US Opioid Crisis: Native American Tribes Reach $590 Million Settlement | Court News

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Three US drug distributors and drugmaker Johnson & Johnson agree to resolve tribal claims over the opioid epidemic.

The three largest drug distributors in the United States and drugmaker Johnson & Johnson have agreed to pay $590 million to resolve claims by Native American tribes that the companies fueled an opioid epidemic in their communities, according to court documents.

The filing in the U.S. District Court in Cleveland, Ohio, outlines details of the settlements with Johnson & Johnson and distribution companies AmerisourceBergen, Cardinal Health and McKesson.

Tribal settlements are part of more than $40 billion in settlements, penalties and fines incurred over the years by companies for their role in the opioid epidemic that has swept the United States.

Drugs, including prescription ones like OxyContin and illicit ones like heroin and illegally manufactured fentanyl, have been linked to more than 500,000 deaths across the country over the past two decades.

Many American tribes have been hit hard by the addiction and overdose crisis. A study cited in the settlement found that in 2015, Native Americans had the highest per capita opioid overdose rate of any population group.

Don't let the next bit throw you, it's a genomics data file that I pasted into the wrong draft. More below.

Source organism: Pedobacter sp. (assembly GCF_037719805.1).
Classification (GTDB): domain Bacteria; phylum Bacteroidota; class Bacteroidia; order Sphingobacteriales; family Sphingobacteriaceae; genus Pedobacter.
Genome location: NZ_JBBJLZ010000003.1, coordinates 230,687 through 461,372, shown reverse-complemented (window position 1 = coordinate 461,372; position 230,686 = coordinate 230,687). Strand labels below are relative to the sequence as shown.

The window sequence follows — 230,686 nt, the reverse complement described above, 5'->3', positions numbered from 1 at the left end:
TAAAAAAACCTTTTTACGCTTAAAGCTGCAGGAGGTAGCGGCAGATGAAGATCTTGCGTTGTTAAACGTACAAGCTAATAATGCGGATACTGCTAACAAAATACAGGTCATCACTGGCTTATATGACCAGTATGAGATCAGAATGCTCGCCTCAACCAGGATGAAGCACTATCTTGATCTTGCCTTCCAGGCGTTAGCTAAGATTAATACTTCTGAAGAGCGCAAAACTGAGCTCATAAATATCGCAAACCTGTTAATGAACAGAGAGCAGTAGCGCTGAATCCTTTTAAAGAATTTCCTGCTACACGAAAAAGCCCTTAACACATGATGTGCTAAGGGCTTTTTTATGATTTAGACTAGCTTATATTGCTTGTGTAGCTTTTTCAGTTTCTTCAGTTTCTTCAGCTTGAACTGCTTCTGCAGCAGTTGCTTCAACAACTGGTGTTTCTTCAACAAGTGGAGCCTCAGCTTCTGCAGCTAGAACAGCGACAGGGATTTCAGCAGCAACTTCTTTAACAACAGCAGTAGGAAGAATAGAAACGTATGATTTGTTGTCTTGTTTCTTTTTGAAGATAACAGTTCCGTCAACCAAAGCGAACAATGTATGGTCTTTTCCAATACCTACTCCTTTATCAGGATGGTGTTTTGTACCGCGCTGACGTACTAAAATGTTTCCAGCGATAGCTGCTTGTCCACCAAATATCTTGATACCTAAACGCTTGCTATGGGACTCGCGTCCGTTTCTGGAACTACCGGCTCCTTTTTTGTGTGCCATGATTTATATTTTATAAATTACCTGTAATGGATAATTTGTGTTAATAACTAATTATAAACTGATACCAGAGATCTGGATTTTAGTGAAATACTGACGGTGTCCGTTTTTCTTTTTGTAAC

More than 400 tribes and intertribal organizations representing approximately 80% of Indigenous citizens have filed opioid lawsuits. All federally recognized tribes will be able to participate in the newly filed settlements, even if they have not filed opioid lawsuits.

Under the deal, New Jersey-based Johnson & Johnson will pay $150 million over two years and distribution companies will contribute $440 million over seven years. Each tribe would decide whether or not to participate. The bulk of the money is intended to help tribes deal with the harms of the outbreak in their communities by funding treatment and other programs.

Johnson & Johnson reported net income of $20.8 billion in 2021.

The recently announced deal is separate from a $75 million settlement between the Cherokee Nation and the three distribution companies reached last year before a trial.

The same four companies are nearing the final stages of approving settlements worth $26 billion with state and local governments across the United States. They have until the end of the month to decide whether enough government entities have signed on to pursue the deal.

This proposed settlement did not cover lawsuits and potential claims from the 574 federally recognized Native American tribes and Alaska Native villages, which have long experienced drug overdose death rates higher than the national average.

Opioid addiction and deaths are a national problem in the United States. In Washington, DC, a recent spate of overdose deaths, potentially due to illegal fentanyl, has local authorities worried.

More than 3,300 lawsuits have been filed — mostly by state, local and tribal governments seeking to hold companies accountable for the opioid epidemic.

The lawsuits accuse distributors of lax controls that have allowed massive quantities of addictive painkillers to be diverted into illegal channels, and drugmakers, including J&J, of downplaying the risk of addiction in their marketing of opioids. The companies deny any wrongdoing.

More than 100,000 people died of drug overdoses in the United States in the 12 months ending April 2021, according to data from the United States Centers for Disease Control and Prevention, an increase of nearly 30% of deaths.

Overdose deaths in 2020 soared to 93,000 amid the COVID-19 pandemic, eclipsing the 72,000 drug deaths reached the previous year, according to US data.

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